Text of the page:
After the note he sent home on 2 July, William Harris began to feel ‘no little anxiety’ that he had not heard from his father for a full 15 days, nor from his sister for 14 days. The long awaited missive arrived on 15 July, delayed, apparently, by his father’s equally busy schedule! ‘Really, my dear Father, you must endeavour to spare time to let me hear from you a little more frequently’ William admonished, eager to hear ‘any news from Old England’. Sadly, we don’t have any of William Harris Senr.’s replies to his son in the deed box, but this letter is only the third of twelve, so there’s still a long way for William (and for us) to go!

Once he had settled into his lodgings in Paris, William began his errands in the city which, he said, possessed ‘so many points of attraction’. One interesting ‘commission’ he was sent with was to locate a mysterious ‘Madame Crowe’ on behalf of one Mr Jackson. The information relating to this woman in the letter is sparse, except that she was a married woman and probably ‘not residing in furnished lodgings’. In any case, William reported with some disappointment that he had been unable to locate her, concluding

“In all probability therefore, Madame Crowe does not wish her whereabouts to be discovered as she had given no number in a street a full half a mile long.”

Considering the upheaval in France from the fall and two exiles of Napoleon, with the involvement of the European Coalition to restore the Bourbon monarchy, Paris was perhaps one of the easiest places in Europe to stay hidden at this time.


Le Temple de ‘Amour, Malmaison (HJ PC:301)

Aside from commissions from friends and acquaintances, William’s main reason for travelling through Europe appears to have been to take in objects of art and architecture, for which the small group visited Malmaison on 19 July. This chateau was ‘a favourite retreat of the late Emperor’s and the Empress Josephine’; Josephine had bought the estate while Napoleon was in Egypt, with the expected proceeds of that campaign. She spent years and a small fortune restoring the chateau and its gardens as well as creating a menagerie which roamed free through the grounds. After her divorce from Napoleon in 1810, Josephine kept the chateau until her death in 1814. William recalled his father often telling him:

“the frowning of Paris on the very mentioned of which [Malmaison] is infamous…”

Of course, it wasn’t just France which was going through difficult times politically; there was a good reason why William wanted all of the news from old England. He noted his whereabouts on 19 July 1821 for a good reason: it was the date of King George IV’s coronation, after the death of the mad King George III in 1820. George IV had been Prince Regent during periods of his father’s incapacitating illnesses, although he had largely left the role of governance of the country to his politicians. While the coronation of the new King appeared didn’t appear to threaten any crisis, there was drama on the day due to George IV’s difficult relationship with his wife.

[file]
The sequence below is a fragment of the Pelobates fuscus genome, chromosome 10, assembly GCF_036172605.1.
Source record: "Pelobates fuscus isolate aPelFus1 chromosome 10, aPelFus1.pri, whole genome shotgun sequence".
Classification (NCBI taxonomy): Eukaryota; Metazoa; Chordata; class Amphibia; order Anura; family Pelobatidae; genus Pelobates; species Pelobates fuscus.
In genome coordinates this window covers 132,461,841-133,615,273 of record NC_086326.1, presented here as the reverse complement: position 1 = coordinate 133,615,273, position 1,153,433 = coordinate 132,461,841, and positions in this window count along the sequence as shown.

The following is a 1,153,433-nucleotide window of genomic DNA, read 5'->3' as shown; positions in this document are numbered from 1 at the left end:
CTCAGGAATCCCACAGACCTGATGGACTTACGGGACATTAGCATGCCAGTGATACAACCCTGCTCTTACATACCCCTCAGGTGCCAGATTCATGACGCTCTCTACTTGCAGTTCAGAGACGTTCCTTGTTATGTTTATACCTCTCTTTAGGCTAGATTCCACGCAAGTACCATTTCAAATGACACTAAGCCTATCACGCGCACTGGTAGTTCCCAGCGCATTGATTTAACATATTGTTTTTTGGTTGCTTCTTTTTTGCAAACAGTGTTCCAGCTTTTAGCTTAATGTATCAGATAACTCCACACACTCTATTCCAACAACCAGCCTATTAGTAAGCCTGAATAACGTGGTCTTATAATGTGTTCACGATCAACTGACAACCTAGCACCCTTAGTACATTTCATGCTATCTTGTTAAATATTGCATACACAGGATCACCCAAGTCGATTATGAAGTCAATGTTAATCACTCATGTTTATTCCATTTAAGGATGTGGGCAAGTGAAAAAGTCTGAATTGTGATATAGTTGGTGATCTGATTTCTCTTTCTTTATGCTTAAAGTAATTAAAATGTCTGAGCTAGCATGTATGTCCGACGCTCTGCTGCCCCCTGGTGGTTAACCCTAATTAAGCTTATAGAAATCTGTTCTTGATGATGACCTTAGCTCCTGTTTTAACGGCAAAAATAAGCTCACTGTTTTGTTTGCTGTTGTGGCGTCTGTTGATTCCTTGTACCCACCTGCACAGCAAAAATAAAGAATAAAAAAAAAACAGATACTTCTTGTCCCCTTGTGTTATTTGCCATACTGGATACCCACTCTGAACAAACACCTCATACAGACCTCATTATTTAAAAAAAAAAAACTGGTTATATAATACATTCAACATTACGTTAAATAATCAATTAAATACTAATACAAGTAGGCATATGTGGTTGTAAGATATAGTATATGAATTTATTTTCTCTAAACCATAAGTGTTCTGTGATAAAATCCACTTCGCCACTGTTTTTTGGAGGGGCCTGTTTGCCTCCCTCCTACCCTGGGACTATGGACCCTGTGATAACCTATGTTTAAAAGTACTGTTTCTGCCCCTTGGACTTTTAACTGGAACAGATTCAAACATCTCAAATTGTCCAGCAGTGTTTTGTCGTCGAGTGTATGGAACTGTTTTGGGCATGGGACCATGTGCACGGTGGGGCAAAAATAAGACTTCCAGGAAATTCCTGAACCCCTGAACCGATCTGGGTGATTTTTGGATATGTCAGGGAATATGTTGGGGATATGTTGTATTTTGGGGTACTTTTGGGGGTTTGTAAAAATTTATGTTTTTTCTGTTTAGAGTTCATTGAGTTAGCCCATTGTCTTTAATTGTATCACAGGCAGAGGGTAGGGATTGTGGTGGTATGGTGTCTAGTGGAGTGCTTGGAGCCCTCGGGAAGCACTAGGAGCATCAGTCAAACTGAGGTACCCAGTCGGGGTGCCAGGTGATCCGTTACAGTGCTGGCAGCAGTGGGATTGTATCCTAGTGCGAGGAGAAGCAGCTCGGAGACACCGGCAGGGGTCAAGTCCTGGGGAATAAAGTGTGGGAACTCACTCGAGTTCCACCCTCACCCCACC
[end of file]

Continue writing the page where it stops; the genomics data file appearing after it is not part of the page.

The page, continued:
Coronation banquet of George IV by an unknown artist, c.1821

Having been married in 1795, reluctantly, to Princess Caroline of Brunswick, the Prince Regent’s marriage quickly ran into difficulty. After the birth of their only child, Princess Charlotte, the royal couple separated in 1796. Queen Caroline went to live on the continent in 1814, but at her husband’s coronation in 1821 she decided to return to London to assert her rights. William noted:

We hear that everything went off quietly in London with the exception of a few broken windows and that the Queen applied for admission at the doors of the [Westminster] Abbey and was refused”

George refused to recognise Caroline as Queen, and made efforts to ensure that European monarchs did likewise. Although he tried to divorce her and later to annul the marriage, these efforts proved unpopular with the public. In the end, the marriage ended quietly: Caroline became ill on the day of the coronation and died on 7 August, with some rumours that she had been poisoned. William’s brief note of the incidents on coronation day suggest that he, at least, had little interest in the quarrels of the royal family. In any case, his excitement about his trip around Europe was far more important.

News of the coronation reaches William in Paris

William was not the only architect who had left Britain to experience the culture and art of the rest of Europe; as well as his friend Mr. Brooks, with whom he had travelled from Dover, a Mr Angell joined them on their onward journey from Paris to Rome. William wrote:

“He is a young man of good sense and possesses a zeal for his profession without which something is a mere dead letter.”

The band of architects sound more like serious professional scholars than a gap year party, but then it’s likely that William would have wanted to impress the seriousness of his enterprise onto his father who was paying his bills.’Living at Paris and travelling expenses are so much higher than I had at all imagined’ he complained in his letter;

“and with every endeavour to keep [expenses] as low as possible, I find that they have exceeded my proposed expenditure a full third”

Even so, he assured his father that the costs would drop once they left the capital, although ‘the French are always on the alert to overcharge an Englishman’. It was not, he insisted, the pursuit of luxury which had cause this spending;